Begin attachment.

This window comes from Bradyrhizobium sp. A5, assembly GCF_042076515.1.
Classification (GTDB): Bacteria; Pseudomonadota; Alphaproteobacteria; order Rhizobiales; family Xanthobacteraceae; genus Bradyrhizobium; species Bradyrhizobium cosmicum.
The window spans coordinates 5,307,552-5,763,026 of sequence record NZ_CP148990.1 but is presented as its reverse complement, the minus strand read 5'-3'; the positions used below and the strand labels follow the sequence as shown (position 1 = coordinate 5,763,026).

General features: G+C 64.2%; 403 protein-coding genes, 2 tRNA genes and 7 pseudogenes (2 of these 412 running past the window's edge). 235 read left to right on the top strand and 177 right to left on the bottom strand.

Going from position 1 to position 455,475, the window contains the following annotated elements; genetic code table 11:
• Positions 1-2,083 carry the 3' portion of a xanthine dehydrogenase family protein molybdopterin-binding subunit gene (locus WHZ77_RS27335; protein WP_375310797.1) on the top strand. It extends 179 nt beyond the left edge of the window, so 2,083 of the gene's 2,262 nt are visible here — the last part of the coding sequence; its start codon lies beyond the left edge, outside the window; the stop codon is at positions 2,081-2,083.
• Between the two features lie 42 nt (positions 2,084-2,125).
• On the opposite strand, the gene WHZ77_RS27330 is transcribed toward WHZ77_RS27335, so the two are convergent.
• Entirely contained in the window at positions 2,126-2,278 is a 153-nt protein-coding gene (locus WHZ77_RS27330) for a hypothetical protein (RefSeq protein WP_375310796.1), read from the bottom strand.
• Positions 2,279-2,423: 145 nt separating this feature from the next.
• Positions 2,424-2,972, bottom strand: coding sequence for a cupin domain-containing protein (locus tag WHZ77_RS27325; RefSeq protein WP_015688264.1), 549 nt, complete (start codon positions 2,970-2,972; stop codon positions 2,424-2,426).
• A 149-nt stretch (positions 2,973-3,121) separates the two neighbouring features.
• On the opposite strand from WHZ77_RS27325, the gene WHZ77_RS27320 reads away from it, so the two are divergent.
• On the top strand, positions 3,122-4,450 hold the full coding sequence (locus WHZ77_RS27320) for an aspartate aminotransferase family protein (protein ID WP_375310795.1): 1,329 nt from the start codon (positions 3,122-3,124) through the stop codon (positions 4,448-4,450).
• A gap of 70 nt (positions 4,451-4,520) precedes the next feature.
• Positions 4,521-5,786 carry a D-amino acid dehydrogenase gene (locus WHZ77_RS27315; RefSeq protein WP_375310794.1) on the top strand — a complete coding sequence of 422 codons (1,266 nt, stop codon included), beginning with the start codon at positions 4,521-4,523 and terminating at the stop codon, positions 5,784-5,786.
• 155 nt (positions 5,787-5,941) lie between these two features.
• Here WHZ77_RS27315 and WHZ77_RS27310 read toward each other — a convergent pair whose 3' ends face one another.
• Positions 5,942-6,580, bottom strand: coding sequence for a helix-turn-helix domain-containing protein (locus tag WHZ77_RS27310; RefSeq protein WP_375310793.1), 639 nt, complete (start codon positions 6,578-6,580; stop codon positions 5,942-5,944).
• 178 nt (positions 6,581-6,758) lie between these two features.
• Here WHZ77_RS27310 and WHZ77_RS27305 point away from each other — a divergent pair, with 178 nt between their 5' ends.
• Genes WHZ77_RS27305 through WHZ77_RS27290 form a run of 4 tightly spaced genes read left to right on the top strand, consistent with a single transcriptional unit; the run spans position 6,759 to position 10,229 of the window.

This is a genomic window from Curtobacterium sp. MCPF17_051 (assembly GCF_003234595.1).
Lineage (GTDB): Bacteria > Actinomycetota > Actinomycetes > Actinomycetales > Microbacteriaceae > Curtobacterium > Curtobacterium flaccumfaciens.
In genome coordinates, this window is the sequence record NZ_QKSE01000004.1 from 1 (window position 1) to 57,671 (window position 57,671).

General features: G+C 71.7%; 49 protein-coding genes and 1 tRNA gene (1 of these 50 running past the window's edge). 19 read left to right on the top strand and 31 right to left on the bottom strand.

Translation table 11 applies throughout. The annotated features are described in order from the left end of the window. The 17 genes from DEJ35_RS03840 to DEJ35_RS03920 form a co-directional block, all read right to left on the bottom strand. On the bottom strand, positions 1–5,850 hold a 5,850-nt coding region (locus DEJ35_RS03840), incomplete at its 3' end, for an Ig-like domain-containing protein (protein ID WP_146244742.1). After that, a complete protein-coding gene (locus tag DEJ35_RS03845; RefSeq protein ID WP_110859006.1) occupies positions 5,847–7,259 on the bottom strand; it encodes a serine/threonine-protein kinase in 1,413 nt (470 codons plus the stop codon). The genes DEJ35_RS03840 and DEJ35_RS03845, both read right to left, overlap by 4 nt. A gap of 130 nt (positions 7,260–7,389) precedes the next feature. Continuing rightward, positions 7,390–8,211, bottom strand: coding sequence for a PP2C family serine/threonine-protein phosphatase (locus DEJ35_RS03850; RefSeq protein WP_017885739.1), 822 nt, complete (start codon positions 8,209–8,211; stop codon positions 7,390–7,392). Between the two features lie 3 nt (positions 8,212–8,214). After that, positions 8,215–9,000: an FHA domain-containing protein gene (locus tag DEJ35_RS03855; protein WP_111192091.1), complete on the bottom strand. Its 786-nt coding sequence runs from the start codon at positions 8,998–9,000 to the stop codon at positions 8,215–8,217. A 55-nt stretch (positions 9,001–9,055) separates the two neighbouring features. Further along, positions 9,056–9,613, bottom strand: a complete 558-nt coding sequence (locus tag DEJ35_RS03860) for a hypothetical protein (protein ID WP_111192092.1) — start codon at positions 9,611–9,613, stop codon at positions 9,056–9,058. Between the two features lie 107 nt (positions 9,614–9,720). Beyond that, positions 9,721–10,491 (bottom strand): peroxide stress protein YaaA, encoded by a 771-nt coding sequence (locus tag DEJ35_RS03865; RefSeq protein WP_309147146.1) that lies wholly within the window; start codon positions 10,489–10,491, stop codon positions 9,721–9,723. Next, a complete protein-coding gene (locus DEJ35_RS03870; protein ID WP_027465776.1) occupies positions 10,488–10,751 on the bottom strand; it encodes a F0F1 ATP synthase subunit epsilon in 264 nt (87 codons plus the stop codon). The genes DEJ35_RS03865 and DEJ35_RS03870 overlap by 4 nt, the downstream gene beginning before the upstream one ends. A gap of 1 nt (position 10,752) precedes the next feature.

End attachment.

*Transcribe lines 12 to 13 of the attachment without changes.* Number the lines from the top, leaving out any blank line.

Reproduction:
• A 149-nt stretch (positions 2,973-3,121) separates the two neighbouring features.
• On the opposite strand from WHZ77_RS27325, the gene WHZ77_RS27320 reads away from it, so the two are divergent.